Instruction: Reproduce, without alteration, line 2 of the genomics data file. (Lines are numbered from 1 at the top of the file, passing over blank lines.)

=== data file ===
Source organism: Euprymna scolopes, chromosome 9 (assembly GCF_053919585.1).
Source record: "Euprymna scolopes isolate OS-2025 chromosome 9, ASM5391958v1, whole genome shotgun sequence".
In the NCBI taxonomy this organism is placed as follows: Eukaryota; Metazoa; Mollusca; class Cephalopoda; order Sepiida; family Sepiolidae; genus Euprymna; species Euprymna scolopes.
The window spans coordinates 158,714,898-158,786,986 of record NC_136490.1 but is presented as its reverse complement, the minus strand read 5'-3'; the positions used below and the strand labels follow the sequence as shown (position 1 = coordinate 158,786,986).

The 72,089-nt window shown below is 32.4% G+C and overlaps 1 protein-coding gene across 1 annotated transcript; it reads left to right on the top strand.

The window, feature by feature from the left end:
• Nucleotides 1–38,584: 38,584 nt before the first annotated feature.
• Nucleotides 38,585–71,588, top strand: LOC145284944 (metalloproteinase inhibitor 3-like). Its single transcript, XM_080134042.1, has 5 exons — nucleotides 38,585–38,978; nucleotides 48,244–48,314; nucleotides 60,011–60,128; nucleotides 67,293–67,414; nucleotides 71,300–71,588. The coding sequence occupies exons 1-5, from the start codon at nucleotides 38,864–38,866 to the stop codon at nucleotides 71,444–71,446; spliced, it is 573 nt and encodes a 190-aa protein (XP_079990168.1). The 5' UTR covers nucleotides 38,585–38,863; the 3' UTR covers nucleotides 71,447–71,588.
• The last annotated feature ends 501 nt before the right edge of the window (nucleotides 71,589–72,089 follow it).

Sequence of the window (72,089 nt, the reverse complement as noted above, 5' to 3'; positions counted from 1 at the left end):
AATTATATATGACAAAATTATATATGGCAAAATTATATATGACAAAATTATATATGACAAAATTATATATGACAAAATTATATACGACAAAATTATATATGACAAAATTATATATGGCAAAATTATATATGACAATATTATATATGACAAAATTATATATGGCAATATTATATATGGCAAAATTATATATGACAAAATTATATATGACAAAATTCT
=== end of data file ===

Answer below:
Source record: "Euprymna scolopes isolate OS-2025 chromosome 9, ASM5391958v1, whole genome shotgun sequence".